NAVIGATION ---> BANNER
PATH ETIQUETTE RESEARCH
Adobe Illustation, Adobe Photoshop, Google Forms
Qian Zhaocheng, Annika Cayanga, Miriam Pion, Natacha Dubois, Jasmine Carlucci-Tanguay.
City of Ottawa
Alex Culley, City of Ottawa. Sam Roberts, City of Ottawa. Caitlyn Prévost, City of Ottawa. Jed Looker, Professor Danielle Evong, Research & Ethics Board
About The Project
The City of Ottawa has helped implement cycling as a mode of transportation by using signage and pavement markings to provide a safe experience for everyone. This study conducts research on why the pathway etiquette policies and signs are currently not effective, what can be improved about the signs and why there are continuing conflicts with cyclists and pedestrians sharing the same space. One thing we will be looking at will be the frustrations and experiences of using a pathway.
The study will look at what is working and not working with the current signage and pavement markings. Through this study we targeted people who are above the age of 16 who use the pathways in the city of Ottawa. The goal, ultimately, will be to improve the experience of using the pathway. After three deliberations with the client and gaining feedback from two focus groups, we were able to create a prototype that combined client input, design principles and accessibility.
The goal of this study is to conduct research on why the pathway etiquette policies and signs are currently not effective, what can be improved about the signs and why there are continuing conflicts with cyclists and pedestrians sharing the same space.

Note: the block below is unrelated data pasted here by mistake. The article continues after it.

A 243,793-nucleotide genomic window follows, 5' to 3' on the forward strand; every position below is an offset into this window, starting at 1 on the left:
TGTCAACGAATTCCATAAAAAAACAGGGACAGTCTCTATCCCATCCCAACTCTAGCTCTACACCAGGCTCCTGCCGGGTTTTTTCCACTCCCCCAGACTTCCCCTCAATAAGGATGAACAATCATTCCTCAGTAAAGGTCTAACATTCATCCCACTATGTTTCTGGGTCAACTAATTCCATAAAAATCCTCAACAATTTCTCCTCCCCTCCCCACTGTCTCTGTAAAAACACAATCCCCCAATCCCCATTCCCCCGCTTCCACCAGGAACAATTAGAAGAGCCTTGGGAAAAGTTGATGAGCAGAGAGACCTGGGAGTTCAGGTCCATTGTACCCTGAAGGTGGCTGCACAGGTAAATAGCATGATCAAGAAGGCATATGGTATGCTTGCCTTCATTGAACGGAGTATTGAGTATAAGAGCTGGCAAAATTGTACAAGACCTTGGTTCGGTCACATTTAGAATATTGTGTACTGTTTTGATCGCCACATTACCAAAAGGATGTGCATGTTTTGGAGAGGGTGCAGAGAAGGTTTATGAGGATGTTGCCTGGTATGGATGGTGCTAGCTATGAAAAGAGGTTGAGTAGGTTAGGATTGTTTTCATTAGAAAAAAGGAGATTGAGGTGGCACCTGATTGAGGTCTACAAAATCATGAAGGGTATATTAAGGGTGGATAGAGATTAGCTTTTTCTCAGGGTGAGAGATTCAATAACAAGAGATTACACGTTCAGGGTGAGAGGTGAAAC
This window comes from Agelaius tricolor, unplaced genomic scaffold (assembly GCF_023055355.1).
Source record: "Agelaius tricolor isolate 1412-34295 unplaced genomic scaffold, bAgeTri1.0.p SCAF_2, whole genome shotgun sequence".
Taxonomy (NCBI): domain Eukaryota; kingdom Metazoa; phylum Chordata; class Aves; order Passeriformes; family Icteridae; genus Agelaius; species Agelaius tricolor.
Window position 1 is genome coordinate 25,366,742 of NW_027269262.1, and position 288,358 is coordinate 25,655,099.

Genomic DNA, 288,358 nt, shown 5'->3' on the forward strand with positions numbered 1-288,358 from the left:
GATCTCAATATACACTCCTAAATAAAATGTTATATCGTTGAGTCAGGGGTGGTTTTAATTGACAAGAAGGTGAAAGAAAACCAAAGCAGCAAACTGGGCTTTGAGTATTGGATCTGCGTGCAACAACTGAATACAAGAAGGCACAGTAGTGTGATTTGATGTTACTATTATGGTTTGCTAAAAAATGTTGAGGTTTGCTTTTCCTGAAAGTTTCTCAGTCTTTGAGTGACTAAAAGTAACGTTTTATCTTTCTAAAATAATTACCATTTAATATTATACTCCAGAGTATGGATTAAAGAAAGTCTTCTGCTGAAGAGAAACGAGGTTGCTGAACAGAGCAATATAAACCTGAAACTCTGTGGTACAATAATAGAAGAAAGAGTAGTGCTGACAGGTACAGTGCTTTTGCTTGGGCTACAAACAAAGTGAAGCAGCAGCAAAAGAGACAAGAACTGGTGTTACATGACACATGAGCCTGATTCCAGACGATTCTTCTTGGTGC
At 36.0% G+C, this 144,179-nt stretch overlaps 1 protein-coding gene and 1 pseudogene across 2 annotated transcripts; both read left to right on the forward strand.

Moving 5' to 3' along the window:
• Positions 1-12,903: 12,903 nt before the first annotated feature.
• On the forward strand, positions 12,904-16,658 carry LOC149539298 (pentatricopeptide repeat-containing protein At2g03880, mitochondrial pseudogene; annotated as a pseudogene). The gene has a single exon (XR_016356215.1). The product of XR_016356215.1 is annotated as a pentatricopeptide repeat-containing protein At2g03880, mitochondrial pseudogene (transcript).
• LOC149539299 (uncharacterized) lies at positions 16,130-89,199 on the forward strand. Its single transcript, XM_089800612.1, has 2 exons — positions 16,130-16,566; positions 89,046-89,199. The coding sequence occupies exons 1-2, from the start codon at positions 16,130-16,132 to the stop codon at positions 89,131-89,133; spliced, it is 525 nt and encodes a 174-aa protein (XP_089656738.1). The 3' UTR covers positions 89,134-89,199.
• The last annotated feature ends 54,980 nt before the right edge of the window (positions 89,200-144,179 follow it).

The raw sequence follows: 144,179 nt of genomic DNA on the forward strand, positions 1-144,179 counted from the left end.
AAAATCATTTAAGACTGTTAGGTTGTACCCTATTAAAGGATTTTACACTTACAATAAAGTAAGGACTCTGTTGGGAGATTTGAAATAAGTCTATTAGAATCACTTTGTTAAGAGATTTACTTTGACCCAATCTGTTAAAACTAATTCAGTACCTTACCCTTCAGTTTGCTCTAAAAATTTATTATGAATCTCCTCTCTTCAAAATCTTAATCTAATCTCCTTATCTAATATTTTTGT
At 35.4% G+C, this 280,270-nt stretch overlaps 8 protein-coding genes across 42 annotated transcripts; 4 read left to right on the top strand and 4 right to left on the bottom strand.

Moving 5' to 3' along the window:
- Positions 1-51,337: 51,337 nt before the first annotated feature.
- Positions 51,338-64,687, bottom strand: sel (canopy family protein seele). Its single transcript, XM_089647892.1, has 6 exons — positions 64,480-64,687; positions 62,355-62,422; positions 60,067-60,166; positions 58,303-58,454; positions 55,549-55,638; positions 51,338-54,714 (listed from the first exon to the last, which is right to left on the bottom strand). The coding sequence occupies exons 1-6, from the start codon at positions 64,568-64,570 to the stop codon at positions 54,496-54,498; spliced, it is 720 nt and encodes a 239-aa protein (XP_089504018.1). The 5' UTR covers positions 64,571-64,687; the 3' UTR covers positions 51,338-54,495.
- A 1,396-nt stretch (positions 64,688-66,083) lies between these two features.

The team conducted research to collect data about the effectiveness of Pathway Etiquette Policies and signs. We completed a formal application for ethics approval through the Research and Ethics Board at Algonquin College, which is attached to the appendix of this document.. Once the data collection method was approved, the team provided a survey using Google forms for cyclists, pedestrians, skateboarders or anyone who uses the paths. This survey was used to gain insight on the thoughts and concerns about pathway etiquette policies and signs. The team shared this survey using email and Facebook. We then generated graphs and charts using Google Excel to compare the data retrieved from the participant’s responses. We also worked with the client to receive feedback from them throughout the design process. We took a co-design approach to work with the client, and they participated in design decisions for two meetings leading up to the final drafts. After the final drafts were made, two different prototypes were presented to focus groups. These groups provided valuable insight and feedback which we took into consideration for our final prototype.